Notebook

Building peace through subnational governance: The case of Libya

Amidst the pandemic and an unprecedented economic downturn, millions of people continue to face the compounding effects of violent conflict. Disputes over control of territory and resources play an oversized role in many of these conflicts — as evident, for example, in Ethiopia, Ukraine, Syria, Iraq, Yemen, and Myanmar.

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Yemen: Engaging, Not Isolating

Five years of war in Yemen have caused one of today’s worst man-made humanitarian crises. To resolve the conflict the Biden administration will have to grasp the nettle of subnational governance reform and be prepared to work with – not against – the Houthis in finding a sustainable political settlement.

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Libya: Subnational Governance as an Anchor of Stability

As the Libyan people see renewed prospects for peace, subnational governance may represent an integral part of a resolution to protracted instability. For such a solution to work, it will require broad participation in the negotiation process, the absence of internal and external spoilers, and that the institutional arrangements agreed upon must address the main drivers of conflict effectively.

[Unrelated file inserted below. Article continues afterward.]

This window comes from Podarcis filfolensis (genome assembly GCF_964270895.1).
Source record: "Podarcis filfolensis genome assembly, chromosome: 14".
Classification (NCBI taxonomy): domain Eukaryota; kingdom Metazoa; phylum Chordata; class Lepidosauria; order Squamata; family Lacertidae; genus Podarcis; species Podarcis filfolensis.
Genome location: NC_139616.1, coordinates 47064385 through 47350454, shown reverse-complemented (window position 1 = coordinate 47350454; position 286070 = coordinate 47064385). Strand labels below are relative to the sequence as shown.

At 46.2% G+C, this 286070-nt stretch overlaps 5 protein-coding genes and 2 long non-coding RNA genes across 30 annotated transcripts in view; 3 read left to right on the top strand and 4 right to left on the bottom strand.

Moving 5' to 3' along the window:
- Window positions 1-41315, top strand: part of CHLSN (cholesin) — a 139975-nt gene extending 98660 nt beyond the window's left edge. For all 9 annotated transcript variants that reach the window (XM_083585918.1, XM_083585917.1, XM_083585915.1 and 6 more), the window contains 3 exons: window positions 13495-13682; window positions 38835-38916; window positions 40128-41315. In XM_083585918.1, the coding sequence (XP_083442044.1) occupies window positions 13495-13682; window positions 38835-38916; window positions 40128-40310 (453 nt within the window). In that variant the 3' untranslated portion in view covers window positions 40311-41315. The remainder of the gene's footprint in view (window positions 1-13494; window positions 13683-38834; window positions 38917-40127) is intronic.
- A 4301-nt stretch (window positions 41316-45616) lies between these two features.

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A New Dynamic for Post-Soviet Conflict Settlement?

The protracted conflicts across the post-Soviet space have returned to the center of regional and international politics over the past several months. First, it was the military escalation between Azerbaijan and Armenia over Nagorno-Karabakh, then the prospect of a new push to settle the conflict over Transnistria.

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What next for Moldova?

Maia Sandu’s victory in the second round of Moldova’s presidential elections has been widely celebrated in Western media. But will it matter for one of Europe’s poorest country which has been torn between Russia and the West for the better part of the past three decades.

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Subnational governance is key to peace

Resolving subnational conflicts is ultimately about governance because their drivers are frequently linked to grievances and perceived injustice associated with access to power and resources, and to feelings of ethnic, social and / or geographic exclusion and marginalization.

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Decentralization Reloaded in Ukraine?

History is often said to repeat itself or at least to rhyme. Decentralization in Ukraine has been on and off the agenda of successive governments since the country’s independence in 1991. Much like previous attempts to decentralize power, President Zelenskiy’s draft decentralization law has become embroiled in long-established power struggles and had to be withdrawn.

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